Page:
John Carpenter Carter
John Carpenter Carter was born in Waynesboro, Georgia, on December 19, 1837. After attending the University of Virginia from 1854 until 1856, he studied law under Judge Abram Caruthers at Cumberland University in Lebanon, Tennessee. After his graduation and admission to the bar, he was an instructor at the law school. Judge Caruthers had meantime become his father-in-law. Removing to Memphis, he was practicing law there in 1861, when he entered the Confederate Army as a captain of the 38th Tennessee Infantry. Carter won rapid promotion to the grade of colonel, markedly distinguishing himself at the battles of Shiloh, Perryville, Murfreesboro, and Chickamauga. The brigade to which his regiment belonged was on detached duty through the Chattanooga campaign which followed; Carter succeeded to command of it during the Atlanta campaign, and was formally promoted brigadier general to rank from July 7, 1864. Carter was temporarily in command of Cheatham's division at the battle of Jonesboro; in the course of Hood's ill-fated invasion of Tennessee that autumn, Carter was mortally wounded in the assault on the Federal works at Franklin on November 30, 1864. He died on December 10, in the Harrison home, three miles south of the battlefield. His remains were interred in Rose Hill Cemetery at Columbia, Tennessee. The burial service was pronounced by his friend, Chaplain (later Bishop) Quintard.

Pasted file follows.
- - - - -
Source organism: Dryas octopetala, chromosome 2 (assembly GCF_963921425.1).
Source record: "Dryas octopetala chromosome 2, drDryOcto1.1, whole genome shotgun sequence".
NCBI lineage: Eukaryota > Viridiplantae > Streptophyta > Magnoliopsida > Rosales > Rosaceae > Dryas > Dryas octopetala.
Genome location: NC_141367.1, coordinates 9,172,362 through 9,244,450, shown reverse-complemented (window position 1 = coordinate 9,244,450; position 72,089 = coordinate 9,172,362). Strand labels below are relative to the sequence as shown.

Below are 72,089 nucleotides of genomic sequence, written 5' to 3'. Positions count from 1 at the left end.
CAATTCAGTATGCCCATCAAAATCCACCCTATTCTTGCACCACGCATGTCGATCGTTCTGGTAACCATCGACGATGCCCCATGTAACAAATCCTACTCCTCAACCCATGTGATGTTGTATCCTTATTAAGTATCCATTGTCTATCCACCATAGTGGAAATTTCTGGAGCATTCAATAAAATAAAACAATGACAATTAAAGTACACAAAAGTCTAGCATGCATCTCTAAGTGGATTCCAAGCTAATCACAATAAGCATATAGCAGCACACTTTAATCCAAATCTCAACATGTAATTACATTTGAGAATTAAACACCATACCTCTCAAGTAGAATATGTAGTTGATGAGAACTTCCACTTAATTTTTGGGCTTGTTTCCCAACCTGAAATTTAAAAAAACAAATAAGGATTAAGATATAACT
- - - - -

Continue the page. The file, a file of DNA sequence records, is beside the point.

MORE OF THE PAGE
Ref: Generals in Gray, Lives of the Confederate Commanders by Ezra J. Warner. Printed by Louisiana State University Press, Baton Rouge and London.